Table of Contents

Comparative Study of Cerebral Volumetric Variations in Patients with Schizophrenia with their Unaffected First-degree Relatives, using Magnetic Resonance Imaging Technique, a Case-control Study

Published on: 3rd January, 2024

Background and purpose: Schizophrenia (SZH) is a chronic mental disorder affecting the individuals` thoughts, perceptions, emotions, and behaviors. People with SZH may experience a wide range of positive, negative, and cognitive symptoms. Since there are no laboratory assays for definite SZH diagnosis, the authors aimed to identify the cerebral volumetric variations in SZH patients with the most prevalent positive symptoms as a diagnostic tool. This study selected 15 SZH patients displaying the most prevalent positive symptoms based on the Diagnostic and Statistical Manual of Mental Disorders (DSM-5) criteria. Assessment tools included the Mini-Mental State Examination (MMSE) for cognitive impairment, the Positive and Negative Syndrome Scale (PANSS) for symptom evaluation, and the Wechsler Intelligence Scale (WIS) for intelligence assessment. Additionally, 15 Healthy Controls (HC) without cerebral pathologies were recruited. T1w MRI images underwent analysis using Freesurfer software. Data analysis employed Mann-Whitney U and χ² tests, considering p < 0.05 as significant.Results: SZH and HC groups showed no significant differences in age and gender. However, significant (p < 0.05) alterations in Gray Matter (GM) volume were observed in SZH patients compared to HC. In the right hemisphere, several regions exhibited volume reduction, including the Fusiform sulcus, Rostral middle frontal gyrus, isthmus cingulate, Frontal pole, Middle temporal gyrus, Lateral occipital gyrus, and Inferior Parietal gyrus. Notably, the Precentral sulcus and Postcentral gyrus demonstrated volume acceleration. Similarly, in the left hemisphere, various regions showed volume reduction while the Paracentral gyrus indicated volume acceleration, all significant (p < 0.05).Conclusion: SZH patients display significant volumetric brain changes, indicating potential for future diagnostic procedures in SZH.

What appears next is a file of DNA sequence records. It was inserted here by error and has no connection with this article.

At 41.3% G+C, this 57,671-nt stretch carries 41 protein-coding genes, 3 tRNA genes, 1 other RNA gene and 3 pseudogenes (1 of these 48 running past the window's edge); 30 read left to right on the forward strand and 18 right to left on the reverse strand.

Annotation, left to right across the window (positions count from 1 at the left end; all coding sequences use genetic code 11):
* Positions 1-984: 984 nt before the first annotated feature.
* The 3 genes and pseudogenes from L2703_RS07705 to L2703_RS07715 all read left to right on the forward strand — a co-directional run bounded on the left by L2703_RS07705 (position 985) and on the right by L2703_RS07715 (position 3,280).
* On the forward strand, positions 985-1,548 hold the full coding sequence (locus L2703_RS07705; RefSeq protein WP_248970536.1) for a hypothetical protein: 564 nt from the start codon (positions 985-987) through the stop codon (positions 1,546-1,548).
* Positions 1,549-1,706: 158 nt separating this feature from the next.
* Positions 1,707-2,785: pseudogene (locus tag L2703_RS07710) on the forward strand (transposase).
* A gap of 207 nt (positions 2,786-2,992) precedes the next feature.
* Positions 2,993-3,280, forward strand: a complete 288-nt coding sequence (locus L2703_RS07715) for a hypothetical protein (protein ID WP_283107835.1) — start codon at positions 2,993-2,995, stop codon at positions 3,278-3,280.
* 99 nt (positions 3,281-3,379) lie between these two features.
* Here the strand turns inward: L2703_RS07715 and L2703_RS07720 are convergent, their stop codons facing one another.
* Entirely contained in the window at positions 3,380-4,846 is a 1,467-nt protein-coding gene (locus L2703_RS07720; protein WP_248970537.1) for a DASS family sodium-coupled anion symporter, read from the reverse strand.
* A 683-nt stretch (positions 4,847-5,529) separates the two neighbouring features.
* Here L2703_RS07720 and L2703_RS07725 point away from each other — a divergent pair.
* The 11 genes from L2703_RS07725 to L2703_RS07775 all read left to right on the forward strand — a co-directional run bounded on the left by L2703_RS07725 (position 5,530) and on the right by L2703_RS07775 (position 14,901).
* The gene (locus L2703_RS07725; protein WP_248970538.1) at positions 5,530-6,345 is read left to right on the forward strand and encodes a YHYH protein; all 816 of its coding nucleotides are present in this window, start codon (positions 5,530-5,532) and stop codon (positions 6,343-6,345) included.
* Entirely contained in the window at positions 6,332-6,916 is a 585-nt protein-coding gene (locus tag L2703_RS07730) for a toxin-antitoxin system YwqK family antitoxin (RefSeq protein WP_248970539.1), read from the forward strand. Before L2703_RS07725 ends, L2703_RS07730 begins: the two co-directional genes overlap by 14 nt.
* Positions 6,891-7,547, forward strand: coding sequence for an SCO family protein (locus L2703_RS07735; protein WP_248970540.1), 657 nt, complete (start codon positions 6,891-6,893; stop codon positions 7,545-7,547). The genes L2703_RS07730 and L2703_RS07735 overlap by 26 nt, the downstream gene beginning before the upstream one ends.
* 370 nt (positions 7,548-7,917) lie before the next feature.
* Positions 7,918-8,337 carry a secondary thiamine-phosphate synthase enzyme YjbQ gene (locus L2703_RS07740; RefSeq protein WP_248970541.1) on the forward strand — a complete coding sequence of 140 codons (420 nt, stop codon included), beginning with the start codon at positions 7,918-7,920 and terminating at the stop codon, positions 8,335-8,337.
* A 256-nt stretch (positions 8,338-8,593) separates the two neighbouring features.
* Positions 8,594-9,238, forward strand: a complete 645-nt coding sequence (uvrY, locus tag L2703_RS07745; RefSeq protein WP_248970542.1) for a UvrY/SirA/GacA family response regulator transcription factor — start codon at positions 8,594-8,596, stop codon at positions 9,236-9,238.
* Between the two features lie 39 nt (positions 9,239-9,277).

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Autoimmune Diseases Associated with Iron Deficiency Anemia; Coexistence of Demyelinating Disease and Inflammatory Bowel Disease

Published on: 24th January, 2024

In a young patient with iron deficiency anemia and low hemoglobin levels, we identified a very rare association: Demyelinating disease with Inflammatory Bowel Disease (IBD).
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A Strength-based Approach to Achieving Academic Success for Individuals with Autism Spectrum Disorder (ASD)

Published on: 14th February, 2024